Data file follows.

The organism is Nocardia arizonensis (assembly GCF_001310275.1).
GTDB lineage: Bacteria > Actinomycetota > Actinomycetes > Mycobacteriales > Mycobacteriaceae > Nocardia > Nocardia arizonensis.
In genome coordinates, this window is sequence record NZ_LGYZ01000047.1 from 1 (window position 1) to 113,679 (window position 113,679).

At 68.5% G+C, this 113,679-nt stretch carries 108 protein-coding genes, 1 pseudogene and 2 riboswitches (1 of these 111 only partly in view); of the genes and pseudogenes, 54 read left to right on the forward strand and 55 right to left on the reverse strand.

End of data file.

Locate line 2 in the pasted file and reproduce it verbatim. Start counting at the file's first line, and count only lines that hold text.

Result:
GTDB lineage: Bacteria > Actinomycetota > Actinomycetes > Mycobacteriales > Mycobacteriaceae > Nocardia > Nocardia arizonensis.